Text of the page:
Two clubs take a hit

Student fees panels recommended no funds for The Wake and the Community Child Care Center.

Hayley Odom

Student Services Fees subcommittees released their recommendations Wednesday for student group funding – a day earlier than expected.

Many student groups received recommendations that were significantly lower than their requests. The subcommittees recommended no funding for The Wake and the Community Child Care Center, which were both funded this year.

“Sometimes the recommendations change once the full committee deliberates, but it is really hard to tell,” said Aaron Asmundson, student fees committee adviser.

For a few student groups, the votes made on their requests were close or tied. It is possible that those recommendations could change once the full committee deliberates, Asmundson said.

Student groups’ reactions to the recommendations ranged from shock to fury.

A subcommittee voted 3-2 to recommend The Wake receive no student fees. The magazine requested $120,000, double what it got last year.

The subcommittee said the magazine has not demonstrated an increase in readership since first receiving funding from Student Services Fees this year. The amount of its budget dedicated to salary, wages and stipends is excessive, according to the subcommittee’s proposal.

Although The Wake co-publisher Chris Ruen is unhappy with the recommendation, he also said this is not the first time the fees process was dramatic for the publication.

Last year, the magazine went from a subcommittee recommendation of full funding to a full committee proposal for no funding, back to full funding after final deliberations, Ruen said.

Based on the number of magazines gone from newsstands, Ruen said twice as many students as last year are reading the magazine.

“The one thing we learned this year is that we need more money, we need more investment if we’re going to be able to achieve our goals,” Ruen said. “Establishing a long-lasting publication doesn’t happen overnight.”

James DeLong, The Wake co-publisher, said he does not think the publication can continue without funding from student fees.

He said the subcommittee’s recommendation is irresponsible because closing would mean getting rid of computers, a printer, a scanner and furniture the publication amassed using student fees.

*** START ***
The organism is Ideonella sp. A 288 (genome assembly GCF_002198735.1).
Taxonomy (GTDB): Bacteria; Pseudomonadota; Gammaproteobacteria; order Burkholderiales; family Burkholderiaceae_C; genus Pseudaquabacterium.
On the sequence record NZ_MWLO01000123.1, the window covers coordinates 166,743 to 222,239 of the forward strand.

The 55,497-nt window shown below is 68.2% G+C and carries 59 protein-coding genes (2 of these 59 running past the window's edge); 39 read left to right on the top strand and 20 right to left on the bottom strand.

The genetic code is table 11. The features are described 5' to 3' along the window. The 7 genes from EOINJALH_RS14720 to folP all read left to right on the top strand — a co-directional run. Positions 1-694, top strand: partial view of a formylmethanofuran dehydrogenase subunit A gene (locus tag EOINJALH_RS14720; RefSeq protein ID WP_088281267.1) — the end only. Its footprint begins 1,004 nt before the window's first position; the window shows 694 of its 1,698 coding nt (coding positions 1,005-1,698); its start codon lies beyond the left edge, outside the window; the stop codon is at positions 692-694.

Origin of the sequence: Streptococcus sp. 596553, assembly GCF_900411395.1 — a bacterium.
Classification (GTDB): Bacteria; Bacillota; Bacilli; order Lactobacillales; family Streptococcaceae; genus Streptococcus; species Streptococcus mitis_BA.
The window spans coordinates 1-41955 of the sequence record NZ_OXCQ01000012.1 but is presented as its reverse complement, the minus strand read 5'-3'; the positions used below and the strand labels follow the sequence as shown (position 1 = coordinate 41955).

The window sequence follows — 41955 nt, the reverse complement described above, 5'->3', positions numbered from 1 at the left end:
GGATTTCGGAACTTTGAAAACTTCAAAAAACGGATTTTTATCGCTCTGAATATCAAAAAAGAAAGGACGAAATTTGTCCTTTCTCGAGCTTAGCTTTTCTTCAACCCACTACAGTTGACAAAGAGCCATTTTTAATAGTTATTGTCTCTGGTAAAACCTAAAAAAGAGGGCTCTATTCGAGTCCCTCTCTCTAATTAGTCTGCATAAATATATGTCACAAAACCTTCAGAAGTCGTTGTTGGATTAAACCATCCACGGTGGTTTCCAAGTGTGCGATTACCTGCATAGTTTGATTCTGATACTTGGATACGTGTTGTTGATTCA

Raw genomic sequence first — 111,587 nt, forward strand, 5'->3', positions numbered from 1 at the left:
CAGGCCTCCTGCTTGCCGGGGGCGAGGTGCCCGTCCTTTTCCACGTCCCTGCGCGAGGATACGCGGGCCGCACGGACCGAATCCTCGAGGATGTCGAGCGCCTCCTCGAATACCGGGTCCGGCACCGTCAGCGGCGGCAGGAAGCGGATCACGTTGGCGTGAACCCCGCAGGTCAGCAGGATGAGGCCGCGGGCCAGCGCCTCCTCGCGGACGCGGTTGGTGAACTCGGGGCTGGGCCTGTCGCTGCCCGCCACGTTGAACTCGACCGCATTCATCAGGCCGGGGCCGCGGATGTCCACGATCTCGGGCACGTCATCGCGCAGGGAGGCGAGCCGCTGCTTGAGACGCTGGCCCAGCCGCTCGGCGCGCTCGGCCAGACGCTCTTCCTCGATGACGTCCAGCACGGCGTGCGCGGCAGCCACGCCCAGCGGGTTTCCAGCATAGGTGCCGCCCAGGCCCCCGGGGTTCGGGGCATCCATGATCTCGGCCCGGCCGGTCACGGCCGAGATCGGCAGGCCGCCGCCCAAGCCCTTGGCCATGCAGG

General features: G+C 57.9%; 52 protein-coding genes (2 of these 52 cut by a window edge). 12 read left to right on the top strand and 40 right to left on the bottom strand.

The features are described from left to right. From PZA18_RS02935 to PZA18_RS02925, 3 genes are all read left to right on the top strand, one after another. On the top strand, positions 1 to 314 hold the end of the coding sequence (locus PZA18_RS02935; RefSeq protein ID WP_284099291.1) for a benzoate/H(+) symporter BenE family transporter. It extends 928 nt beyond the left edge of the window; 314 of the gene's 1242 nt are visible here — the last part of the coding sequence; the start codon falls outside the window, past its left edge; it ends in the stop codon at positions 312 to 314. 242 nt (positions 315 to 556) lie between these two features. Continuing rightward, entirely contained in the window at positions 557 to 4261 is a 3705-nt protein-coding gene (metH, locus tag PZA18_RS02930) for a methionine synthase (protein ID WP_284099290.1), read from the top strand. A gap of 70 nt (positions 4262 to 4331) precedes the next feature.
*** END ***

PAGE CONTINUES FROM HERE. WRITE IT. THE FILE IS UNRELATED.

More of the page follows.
“It will be like they wasted $60,000,” DeLong said.

The Community Child Care Center, which received $60,000 this year, received a zero funding recommendation. All the sub-committee, except for one abstention, voted in favor of the recommendation.

“We are completely outraged. Based on their reasoning, it is very obvious they have not read our application or listened to a word that we said,” said Jill Madison, the Community Child Care Center director.

“Without (the money) we are faced with the possibility of not staying open,” Madison said. The organization will turn 30 in May.

Amy Olson, Hillel Jewish Student Center director, said she was somewhat surprised by a subcommittee’s funding recommendation for her group.

Hillel received a recommendation for about one-third of their request – half of what they received last year from Student Services Fees.

“There was a split decision regarding our recommendation, she said. “I’m hoping through further communication we might be able to get a higher recommendation.”

Ming Li, Friendship Association of Chinese Students and Scholars president, said he was not surprised the subcommittee recommended his group receive $12,000, the full amount it requested.

“We’re very careful about spending money,” Li said. “That’s one of the reasons the committee recommended we receive the money.”

The subcommittee recommendations are not final. The subcommittees will reconvene for a full committee deliberation Friday, which will be followed by public hearings.

The full committee will release its final fees recommendations March 22.

– Patricia Drey, Shannon Fiecke and Eric Swanson contributed to this report.